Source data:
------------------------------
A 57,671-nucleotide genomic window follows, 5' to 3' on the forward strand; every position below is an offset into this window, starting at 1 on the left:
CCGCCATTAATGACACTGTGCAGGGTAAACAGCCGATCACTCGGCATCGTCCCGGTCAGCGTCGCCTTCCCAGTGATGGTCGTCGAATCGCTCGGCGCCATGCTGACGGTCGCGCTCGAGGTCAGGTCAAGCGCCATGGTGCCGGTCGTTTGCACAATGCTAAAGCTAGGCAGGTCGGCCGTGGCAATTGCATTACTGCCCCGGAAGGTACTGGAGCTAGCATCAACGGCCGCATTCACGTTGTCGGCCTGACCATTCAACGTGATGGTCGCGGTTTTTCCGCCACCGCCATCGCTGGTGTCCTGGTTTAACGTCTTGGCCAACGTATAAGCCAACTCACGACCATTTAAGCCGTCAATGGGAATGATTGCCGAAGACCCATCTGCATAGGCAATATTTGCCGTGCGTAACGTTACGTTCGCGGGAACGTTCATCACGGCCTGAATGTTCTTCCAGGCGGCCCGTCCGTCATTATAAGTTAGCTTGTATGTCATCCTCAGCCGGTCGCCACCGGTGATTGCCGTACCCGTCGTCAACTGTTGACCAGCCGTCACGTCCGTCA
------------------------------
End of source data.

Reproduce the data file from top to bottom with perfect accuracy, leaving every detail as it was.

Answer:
A 57,671-nucleotide genomic window follows, 5' to 3' on the forward strand; every position below is an offset into this window, starting at 1 on the left:
CCGCCATTAATGACACTGTGCAGGGTAAACAGCCGATCACTCGGCATCGTCCCGGTCAGCGTCGCCTTCCCAGTGATGGTCGTCGAATCGCTCGGCGCCATGCTGACGGTCGCGCTCGAGGTCAGGTCAAGCGCCATGGTGCCGGTCGTTTGCACAATGCTAAAGCTAGGCAGGTCGGCCGTGGCAATTGCATTACTGCCCCGGAAGGTACTGGAGCTAGCATCAACGGCCGCATTCACGTTGTCGGCCTGACCATTCAACGTGATGGTCGCGGTTTTTCCGCCACCGCCATCGCTGGTGTCCTGGTTTAACGTCTTGGCCAACGTATAAGCCAACTCACGACCATTTAAGCCGTCAATGGGAATGATTGCCGAAGACCCATCTGCATAGGCAATATTTGCCGTGCGTAACGTTACGTTCGCGGGAACGTTCATCACGGCCTGAATGTTCTTCCAGGCGGCCCGTCCGTCATTATAAGTTAGCTTGTATGTCATCCTCAGCCGGTCGCCACCGGTGATTGCCGTACCCGTCGTCAACTGTTGACCAGCCGTCACGTCCGTCA